Clarence Valley Council general manager Stuart McPherson says work on the levee is happening ?all the time?.
Clarence Valley Council general manager Stuart McPherson says work on the levee is happening ?all the time?.



MORE concerns about the Clarence Valley levee wall have been raised, but the Clarence Valley Council said it is not an issue people should be worried about.

In yesterday's Daily Examiner, two former council engineers said that a report released by the Clarence Valley Council revealed that Grafton may only be protected from a one-in-20 year flood ?not a one-in-100 year flood as previously thought.

Another former engineer, Ori Pastega, was with the ex-Clarence County Council Flood Mitigation Authority for 22 years. He was one of the engineers there when the levee was constructed in the 1970s.

Mr Pastega said, at the time, the height of the wall was calculated by taking measurements of the 1967 flood. He said he was keen to see the levee built up to its original height if indeed it had dropped.

"My personal opinion is that if there are places that the levee has sunk in Grafton ... with soil settling and things like that, it should be topped up and restored to its design level," Mr Pastega said.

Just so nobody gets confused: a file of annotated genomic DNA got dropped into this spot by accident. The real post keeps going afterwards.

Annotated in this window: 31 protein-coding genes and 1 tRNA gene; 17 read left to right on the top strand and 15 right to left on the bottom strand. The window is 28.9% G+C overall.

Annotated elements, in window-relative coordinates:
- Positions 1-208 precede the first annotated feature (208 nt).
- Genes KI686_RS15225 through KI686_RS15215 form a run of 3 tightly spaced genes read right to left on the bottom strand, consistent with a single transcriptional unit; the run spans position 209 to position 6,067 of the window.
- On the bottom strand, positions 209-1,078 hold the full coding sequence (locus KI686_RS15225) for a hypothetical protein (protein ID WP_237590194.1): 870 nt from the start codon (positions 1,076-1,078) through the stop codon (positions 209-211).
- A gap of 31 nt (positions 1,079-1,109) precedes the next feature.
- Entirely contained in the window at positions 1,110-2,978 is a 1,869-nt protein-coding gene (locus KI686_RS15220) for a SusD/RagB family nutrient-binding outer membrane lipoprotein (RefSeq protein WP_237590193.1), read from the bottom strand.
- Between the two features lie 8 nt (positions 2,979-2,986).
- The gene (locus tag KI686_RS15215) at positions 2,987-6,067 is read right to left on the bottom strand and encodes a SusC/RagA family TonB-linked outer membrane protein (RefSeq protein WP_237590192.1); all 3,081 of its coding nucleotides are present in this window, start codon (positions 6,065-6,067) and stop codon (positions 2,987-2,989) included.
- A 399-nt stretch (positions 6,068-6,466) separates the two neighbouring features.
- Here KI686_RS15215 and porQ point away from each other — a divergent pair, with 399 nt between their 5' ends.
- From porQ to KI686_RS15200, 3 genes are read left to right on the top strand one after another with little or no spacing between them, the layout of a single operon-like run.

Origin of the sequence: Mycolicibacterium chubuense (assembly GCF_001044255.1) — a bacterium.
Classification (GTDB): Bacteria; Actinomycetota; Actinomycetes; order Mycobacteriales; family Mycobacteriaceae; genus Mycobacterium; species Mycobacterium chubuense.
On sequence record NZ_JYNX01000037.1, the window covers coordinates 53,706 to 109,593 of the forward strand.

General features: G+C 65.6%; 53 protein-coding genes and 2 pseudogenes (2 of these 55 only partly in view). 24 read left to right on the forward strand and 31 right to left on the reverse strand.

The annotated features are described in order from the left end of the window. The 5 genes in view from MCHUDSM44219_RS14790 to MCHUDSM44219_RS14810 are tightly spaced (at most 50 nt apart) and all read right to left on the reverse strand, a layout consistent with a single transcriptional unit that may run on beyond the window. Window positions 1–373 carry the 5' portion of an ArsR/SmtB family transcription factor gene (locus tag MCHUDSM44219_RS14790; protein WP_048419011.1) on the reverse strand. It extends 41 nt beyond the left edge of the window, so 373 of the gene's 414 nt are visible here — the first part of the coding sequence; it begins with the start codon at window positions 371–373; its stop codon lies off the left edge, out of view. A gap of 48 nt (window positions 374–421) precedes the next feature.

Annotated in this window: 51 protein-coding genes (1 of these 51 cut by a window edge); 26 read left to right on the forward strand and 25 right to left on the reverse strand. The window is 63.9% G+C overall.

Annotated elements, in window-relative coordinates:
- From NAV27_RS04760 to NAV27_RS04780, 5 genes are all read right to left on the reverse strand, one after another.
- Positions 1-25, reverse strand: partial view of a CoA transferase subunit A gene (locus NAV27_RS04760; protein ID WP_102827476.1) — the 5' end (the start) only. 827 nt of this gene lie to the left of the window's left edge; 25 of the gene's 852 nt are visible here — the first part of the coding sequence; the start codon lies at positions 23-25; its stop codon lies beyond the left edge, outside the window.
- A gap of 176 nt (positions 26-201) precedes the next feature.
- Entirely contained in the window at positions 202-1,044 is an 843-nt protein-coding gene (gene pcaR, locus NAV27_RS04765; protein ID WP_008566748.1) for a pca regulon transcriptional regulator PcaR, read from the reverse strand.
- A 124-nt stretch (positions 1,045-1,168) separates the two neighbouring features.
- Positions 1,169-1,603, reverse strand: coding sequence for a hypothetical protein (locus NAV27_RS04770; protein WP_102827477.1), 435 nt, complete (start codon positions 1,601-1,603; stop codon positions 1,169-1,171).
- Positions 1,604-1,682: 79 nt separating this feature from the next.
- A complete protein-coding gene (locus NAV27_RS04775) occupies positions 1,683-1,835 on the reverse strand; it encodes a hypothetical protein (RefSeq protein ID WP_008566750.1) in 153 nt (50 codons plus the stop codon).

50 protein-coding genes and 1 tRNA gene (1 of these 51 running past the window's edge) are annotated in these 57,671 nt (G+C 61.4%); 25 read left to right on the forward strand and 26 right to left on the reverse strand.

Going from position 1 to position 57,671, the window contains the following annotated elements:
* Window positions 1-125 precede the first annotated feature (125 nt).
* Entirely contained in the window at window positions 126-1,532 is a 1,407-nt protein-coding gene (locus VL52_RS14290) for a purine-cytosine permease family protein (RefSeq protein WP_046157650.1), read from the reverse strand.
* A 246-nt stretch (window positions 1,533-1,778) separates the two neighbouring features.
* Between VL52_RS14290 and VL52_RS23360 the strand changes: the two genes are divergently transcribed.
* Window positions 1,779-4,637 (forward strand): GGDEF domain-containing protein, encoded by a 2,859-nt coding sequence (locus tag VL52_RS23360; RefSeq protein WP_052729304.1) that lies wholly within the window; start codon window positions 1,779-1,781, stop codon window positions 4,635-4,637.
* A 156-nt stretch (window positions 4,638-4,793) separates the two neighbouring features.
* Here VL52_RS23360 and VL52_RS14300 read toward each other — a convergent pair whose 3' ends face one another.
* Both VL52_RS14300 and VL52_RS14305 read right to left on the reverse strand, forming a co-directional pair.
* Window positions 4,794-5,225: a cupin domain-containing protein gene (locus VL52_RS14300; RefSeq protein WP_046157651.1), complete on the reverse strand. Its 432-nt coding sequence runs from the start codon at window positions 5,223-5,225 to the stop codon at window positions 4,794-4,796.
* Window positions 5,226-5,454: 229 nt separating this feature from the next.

He said before he left the council in 1984, measurements were taken from the levee bank at Maclean.

"It had fallen by no less than six inches (15 centimetres) ... in less than 10 years. It's logic to top it up."

John Furlonger, a former State Emergency Services Clarence Division controller, said he was very surprised to learn the levee would provide only one-in-20 year protection.

Mr Furlonger has experienced many floods in his time, and said many people had become complacent and used every available space on their properties for downstairs bedrooms or for living rooms.

"I would expect that it (flood water) got to about 12 foot deep (3.65 metres) at the clocktower. Boats used to tie up to the top floor at Weileys Hotel," he said.

According to Clarence Valley Council general manager Stuart McPherson, regular inspections of the levee wall do take place.

"There are regular reviews of the protection offered by the flood mitigation projects such as the levee wall," he said.

"In the case of the levee wall .. there are scientific reviews which study the standard (of the wall) ... and if there are problems found with the flood mitigation potential of the levee wall they are addressed."

Mr McPherson said work on the levee was happening 'all the time'.

"For instance, there is a couple of million dollars going into work on the levee at Ulmarra. That sort of stuff is happening all the time," he said.

"Certainly it concerns council, the same as any other piece of infrastructure we've got. But it's not something that we think people should be worried about."

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